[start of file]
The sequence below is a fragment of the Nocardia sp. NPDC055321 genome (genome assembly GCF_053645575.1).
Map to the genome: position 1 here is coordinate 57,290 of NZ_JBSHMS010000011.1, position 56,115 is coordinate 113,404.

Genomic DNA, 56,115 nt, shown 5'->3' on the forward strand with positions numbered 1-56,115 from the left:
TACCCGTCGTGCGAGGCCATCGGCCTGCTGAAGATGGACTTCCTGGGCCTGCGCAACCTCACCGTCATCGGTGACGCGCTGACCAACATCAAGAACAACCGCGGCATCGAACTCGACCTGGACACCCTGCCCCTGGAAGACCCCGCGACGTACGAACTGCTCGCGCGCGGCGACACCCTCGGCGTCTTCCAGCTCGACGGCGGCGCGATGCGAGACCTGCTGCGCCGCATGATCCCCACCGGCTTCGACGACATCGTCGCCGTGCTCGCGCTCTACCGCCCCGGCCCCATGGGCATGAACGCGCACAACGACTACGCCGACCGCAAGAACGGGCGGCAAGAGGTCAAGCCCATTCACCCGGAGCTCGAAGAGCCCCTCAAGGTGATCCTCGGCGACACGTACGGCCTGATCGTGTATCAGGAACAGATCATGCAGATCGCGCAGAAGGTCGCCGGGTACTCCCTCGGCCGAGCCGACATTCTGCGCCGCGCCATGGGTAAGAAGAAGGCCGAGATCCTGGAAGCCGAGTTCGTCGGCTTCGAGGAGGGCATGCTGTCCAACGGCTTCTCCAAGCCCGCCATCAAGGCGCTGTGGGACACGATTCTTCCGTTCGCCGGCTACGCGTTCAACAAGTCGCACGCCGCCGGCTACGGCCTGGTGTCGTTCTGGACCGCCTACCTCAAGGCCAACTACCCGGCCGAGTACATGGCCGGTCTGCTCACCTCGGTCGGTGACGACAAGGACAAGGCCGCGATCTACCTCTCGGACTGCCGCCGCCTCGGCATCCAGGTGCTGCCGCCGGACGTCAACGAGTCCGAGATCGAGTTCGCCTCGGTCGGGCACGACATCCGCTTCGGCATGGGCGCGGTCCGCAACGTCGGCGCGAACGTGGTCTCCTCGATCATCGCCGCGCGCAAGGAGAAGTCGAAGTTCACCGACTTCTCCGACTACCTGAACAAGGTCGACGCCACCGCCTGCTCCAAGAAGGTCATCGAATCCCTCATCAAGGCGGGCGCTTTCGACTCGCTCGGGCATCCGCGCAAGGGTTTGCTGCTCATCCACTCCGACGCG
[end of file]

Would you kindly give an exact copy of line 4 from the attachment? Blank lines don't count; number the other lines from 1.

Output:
TACCCGTCGTGCGAGGCCATCGGCCTGCTGAAGATGGACTTCCTGGGCCTGCGCAACCTCACCGTCATCGGTGACGCGCTGACCAACATCAAGAACAACCGCGGCATCGAACTCGACCTGGACACCCTGCCCCTGGAAGACCCCGCGACGTACGAACTGCTCGCGCGCGGCGACACCCTCGGCGTCTTCCAGCTCGACGGCGGCGCGATGCGAGACCTGCTGCGCCGCATGATCCCCACCGGCTTCGACGACATCGTCGCCGTGCTCGCGCTCTACCGCCCCGGCCCCATGGGCATGAACGCGCACAACGACTACGCCGACCGCAAGAACGGGCGGCAAGAGGTCAAGCCCATTCACCCGGAGCTCGAAGAGCCCCTCAAGGTGATCCTCGGCGACACGTACGGCCTGATCGTGTATCAGGAACAGATCATGCAGATCGCGCAGAAGGTCGCCGGGTACTCCCTCGGCCGAGCCGACATTCTGCGCCGCGCCATGGGTAAGAAGAAGGCCGAGATCCTGGAAGCCGAGTTCGTCGGCTTCGAGGAGGGCATGCTGTCCAACGGCTTCTCCAAGCCCGCCATCAAGGCGCTGTGGGACACGATTCTTCCGTTCGCCGGCTACGCGTTCAACAAGTCGCACGCCGCCGGCTACGGCCTGGTGTCGTTCTGGACCGCCTACCTCAAGGCCAACTACCCGGCCGAGTACATGGCCGGTCTGCTCACCTCGGTCGGTGACGACAAGGACAAGGCCGCGATCTACCTCTCGGACTGCCGCCGCCTCGGCATCCAGGTGCTGCCGCCGGACGTCAACGAGTCCGAGATCGAGTTCGCCTCGGTCGGGCACGACATCCGCTTCGGCATGGGCGCGGTCCGCAACGTCGGCGCGAACGTGGTCTCCTCGATCATCGCCGCGCGCAAGGAGAAGTCGAAGTTCACCGACTTCTCCGACTACCTGAACAAGGTCGACGCCACCGCCTGCTCCAAGAAGGTCATCGAATCCCTCATCAAGGCGGGCGCTTTCGACTCGCTCGGGCATCCGCGCAAGGGTTTGCTGCTCATCCACTCCGACGCG